"Only the Assembly had regulatory powers - that is, the power to interpret its decrees and issue instructions about obeying them ... [C]ourts were to obey the laws without debate, and there was no judicial body, as in the United States, to decide the constitutionality of a law. Like the purely representative system, subordination of the judiciary was to remain an unchanging principle of French public law."

Their Lordships therefore do not think that the adoption by Mauritius of the concept of égalité at the time of the French Revolution assists in answering the question raised by this case, which is, as their Lordships have said, not whether such a principle exists in Mauritius - it obviously does - but the nature of the constitutional mechanism by which ii should be applied. The present Constitution is, by section 2, the supreme law of Mauritius and in their Lordships' opinion ii would be wrong to curtail the powers of decision which ii confers upon Parliament by reference to general statements enacted against an entirely different constitutional background.

12. The International Covenant on Civil and Political Rights.

Since 1973 Mauritius bas been a signatory to the International Covenant on Civil and Political Rights. It is a well-recognised canon of construction that domestic legislation, including the Constitution, should if possible be construed so as to conform to such international instruments. Again, their Lordships accept that such international conventions are a proper part of the background against which section 3 must be construed. The respondents argue that the Covenant requires the application of a general principle of equality and that the Constitution should therefore be read as containing one.

Article 2.1 of the Covenant contains an undertaking by each State Party:

"... to respect and to ensure to all individuals within its territory and subject to its jurisdiction the rights recognised in the present Covenant, without distinction of any kind, such as race, colour, sex, language, religion, political or other opinion, national or social origin, property, birth or other status."

This Article requires that the rights recognised in the Covenant should be accorded "without distinction of any kind", the enumerated grounds of discrimination being merely examples. But their Lordships would observe, as they did in relation to section 3 of the Constitution, that the right to education, or to attend a school, is not a right recognised in the Covenant any more than in the Constitution. Article 2.1 is therefore of no assistance. More relevant is Article 26, which reads as follows:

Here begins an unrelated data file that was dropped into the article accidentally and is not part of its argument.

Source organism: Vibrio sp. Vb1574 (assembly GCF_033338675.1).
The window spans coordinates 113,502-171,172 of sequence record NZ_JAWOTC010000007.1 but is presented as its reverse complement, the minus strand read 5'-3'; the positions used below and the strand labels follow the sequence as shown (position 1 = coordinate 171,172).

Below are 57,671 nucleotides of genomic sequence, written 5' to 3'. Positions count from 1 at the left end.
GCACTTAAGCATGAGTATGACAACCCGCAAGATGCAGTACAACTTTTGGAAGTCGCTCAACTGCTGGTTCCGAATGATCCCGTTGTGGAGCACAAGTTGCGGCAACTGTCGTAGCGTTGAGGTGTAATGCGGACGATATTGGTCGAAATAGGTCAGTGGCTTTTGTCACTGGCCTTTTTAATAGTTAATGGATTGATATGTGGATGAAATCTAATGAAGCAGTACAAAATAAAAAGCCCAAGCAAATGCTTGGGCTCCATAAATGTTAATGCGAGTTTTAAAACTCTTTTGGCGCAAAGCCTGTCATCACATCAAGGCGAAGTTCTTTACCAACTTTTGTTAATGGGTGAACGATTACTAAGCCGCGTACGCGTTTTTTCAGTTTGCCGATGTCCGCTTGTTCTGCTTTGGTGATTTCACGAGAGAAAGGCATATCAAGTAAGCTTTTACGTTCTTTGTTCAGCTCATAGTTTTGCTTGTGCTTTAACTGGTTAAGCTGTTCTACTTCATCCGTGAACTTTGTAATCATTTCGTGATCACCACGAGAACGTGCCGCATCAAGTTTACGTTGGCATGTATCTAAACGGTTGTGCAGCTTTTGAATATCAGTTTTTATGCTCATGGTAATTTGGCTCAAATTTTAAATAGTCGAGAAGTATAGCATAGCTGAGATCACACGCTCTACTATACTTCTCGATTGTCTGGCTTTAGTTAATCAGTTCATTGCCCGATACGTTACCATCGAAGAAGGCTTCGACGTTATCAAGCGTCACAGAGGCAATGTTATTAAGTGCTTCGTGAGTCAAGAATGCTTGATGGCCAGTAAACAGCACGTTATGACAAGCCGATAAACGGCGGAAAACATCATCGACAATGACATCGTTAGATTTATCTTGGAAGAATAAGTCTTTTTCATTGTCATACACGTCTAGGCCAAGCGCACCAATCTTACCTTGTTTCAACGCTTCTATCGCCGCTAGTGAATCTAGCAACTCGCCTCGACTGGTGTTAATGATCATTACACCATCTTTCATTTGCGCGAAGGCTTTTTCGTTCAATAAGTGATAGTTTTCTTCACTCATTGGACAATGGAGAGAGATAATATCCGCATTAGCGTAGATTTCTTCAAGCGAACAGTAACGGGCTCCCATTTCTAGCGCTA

"All persons are equal before the law and are entitled without any discrimination to the equal protection of the law. In this respect, the law shall prohibit any discrimination and guarantee to ail persons equal and effective protection against discrimination on any ground such as race, colour, sex, language, religion, political or other opinion, national or social origin, property, birth or other status."

This general guarantee of non-discrimination must be read with Article 2.2, which reads as follows:-

"Where not already provided for by existing legislative or other measures, each State Party to the present Covenant undertakes to take the necessary steps, in accordance with its constitutional processes and with the provisions of the present Convenant, to adopt such legislative or other measures as may be necessary, to give effect to the rights recognised in the present Convenant. "

The Language of Article 26, and in particular its use of the phrase "the equal protection of the law", makes it open to interpretation as a general principle of equality in the same way as the 14th Amendment. In Zwaan-de Vries v. The Netherlands (182/84) the Human Rights Committee established under Article 28 to adjudicate upon compliance with the Covenant decided that Article 26 was a guarantee of substantive equality and was not confined to mere formal equality before the law: see the article International Human Rights Norms by Lallah J., who had been a member of the Committee, in (1988) Mauritius Law Review 177, 207. The Committee said at paragraph 13:-

"The right to equality before the law and to equal protection of the law without any discrimination does not make ail differences of treatment discriminatory. A differentiation based on reasonable and objective criteria does not amount to prohibited discrimination within the meaning of article 26."

So it is submitted that the Constitution of Mauritius should be interpreted to contain a similar principle and that the courts should invalidate any form of discrimination unless it is based upon reasonable and objective criteria.